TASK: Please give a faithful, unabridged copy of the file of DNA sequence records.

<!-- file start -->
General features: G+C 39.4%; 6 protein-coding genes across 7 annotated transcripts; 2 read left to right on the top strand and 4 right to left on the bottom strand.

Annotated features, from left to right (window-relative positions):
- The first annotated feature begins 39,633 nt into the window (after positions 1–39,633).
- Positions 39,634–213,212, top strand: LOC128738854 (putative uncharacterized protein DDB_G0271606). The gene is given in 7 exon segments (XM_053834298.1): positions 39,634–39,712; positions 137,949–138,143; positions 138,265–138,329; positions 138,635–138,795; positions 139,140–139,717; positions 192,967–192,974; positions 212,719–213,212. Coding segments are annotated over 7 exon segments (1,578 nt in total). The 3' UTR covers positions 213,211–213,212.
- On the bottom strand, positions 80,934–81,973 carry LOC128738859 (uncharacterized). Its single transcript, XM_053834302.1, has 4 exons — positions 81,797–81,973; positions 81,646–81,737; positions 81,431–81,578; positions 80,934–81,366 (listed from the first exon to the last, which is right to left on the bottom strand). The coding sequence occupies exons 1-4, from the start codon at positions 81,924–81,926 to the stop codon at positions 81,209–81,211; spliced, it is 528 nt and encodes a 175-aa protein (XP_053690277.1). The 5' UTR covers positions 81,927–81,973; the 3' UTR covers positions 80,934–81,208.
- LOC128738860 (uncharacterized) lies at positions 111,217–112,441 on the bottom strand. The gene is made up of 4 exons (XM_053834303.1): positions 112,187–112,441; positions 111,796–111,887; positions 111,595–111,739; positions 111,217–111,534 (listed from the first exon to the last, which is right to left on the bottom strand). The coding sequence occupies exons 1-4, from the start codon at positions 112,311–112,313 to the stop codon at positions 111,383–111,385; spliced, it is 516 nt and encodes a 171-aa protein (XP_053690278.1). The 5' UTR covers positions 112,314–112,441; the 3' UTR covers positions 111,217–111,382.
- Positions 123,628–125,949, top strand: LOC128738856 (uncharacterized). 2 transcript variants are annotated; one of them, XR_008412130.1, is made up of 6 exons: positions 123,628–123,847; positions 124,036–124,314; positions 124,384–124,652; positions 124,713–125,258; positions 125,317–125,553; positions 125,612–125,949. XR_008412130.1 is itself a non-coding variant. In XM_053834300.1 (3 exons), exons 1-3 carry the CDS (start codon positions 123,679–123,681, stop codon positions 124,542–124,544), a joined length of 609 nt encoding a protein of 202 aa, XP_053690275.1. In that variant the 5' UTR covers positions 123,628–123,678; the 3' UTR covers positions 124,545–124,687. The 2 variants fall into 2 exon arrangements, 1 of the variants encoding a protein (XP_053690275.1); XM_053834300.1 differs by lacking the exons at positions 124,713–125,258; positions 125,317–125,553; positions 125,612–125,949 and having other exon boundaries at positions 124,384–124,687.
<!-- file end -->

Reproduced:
General features: G+C 39.4%; 6 protein-coding genes across 7 annotated transcripts; 2 read left to right on the top strand and 4 right to left on the bottom strand.

Annotated features, from left to right (window-relative positions):
- The first annotated feature begins 39,633 nt into the window (after positions 1–39,633).
- Positions 39,634–213,212, top strand: LOC128738854 (putative uncharacterized protein DDB_G0271606). The gene is given in 7 exon segments (XM_053834298.1): positions 39,634–39,712; positions 137,949–138,143; positions 138,265–138,329; positions 138,635–138,795; positions 139,140–139,717; positions 192,967–192,974; positions 212,719–213,212. Coding segments are annotated over 7 exon segments (1,578 nt in total). The 3' UTR covers positions 213,211–213,212.
- On the bottom strand, positions 80,934–81,973 carry LOC128738859 (uncharacterized). Its single transcript, XM_053834302.1, has 4 exons — positions 81,797–81,973; positions 81,646–81,737; positions 81,431–81,578; positions 80,934–81,366 (listed from the first exon to the last, which is right to left on the bottom strand). The coding sequence occupies exons 1-4, from the start codon at positions 81,924–81,926 to the stop codon at positions 81,209–81,211; spliced, it is 528 nt and encodes a 175-aa protein (XP_053690277.1). The 5' UTR covers positions 81,927–81,973; the 3' UTR covers positions 80,934–81,208.
- LOC128738860 (uncharacterized) lies at positions 111,217–112,441 on the bottom strand. The gene is made up of 4 exons (XM_053834303.1): positions 112,187–112,441; positions 111,796–111,887; positions 111,595–111,739; positions 111,217–111,534 (listed from the first exon to the last, which is right to left on the bottom strand). The coding sequence occupies exons 1-4, from the start codon at positions 112,311–112,313 to the stop codon at positions 111,383–111,385; spliced, it is 516 nt and encodes a 171-aa protein (XP_053690278.1). The 5' UTR covers positions 112,314–112,441; the 3' UTR covers positions 111,217–111,382.
- Positions 123,628–125,949, top strand: LOC128738856 (uncharacterized). 2 transcript variants are annotated; one of them, XR_008412130.1, is made up of 6 exons: positions 123,628–123,847; positions 124,036–124,314; positions 124,384–124,652; positions 124,713–125,258; positions 125,317–125,553; positions 125,612–125,949. XR_008412130.1 is itself a non-coding variant. In XM_053834300.1 (3 exons), exons 1-3 carry the CDS (start codon positions 123,679–123,681, stop codon positions 124,542–124,544), a joined length of 609 nt encoding a protein of 202 aa, XP_053690275.1. In that variant the 5' UTR covers positions 123,628–123,678; the 3' UTR covers positions 124,545–124,687. The 2 variants fall into 2 exon arrangements, 1 of the variants encoding a protein (XP_053690275.1); XM_053834300.1 differs by lacking the exons at positions 124,713–125,258; positions 125,317–125,553; positions 125,612–125,949 and having other exon boundaries at positions 124,384–124,687.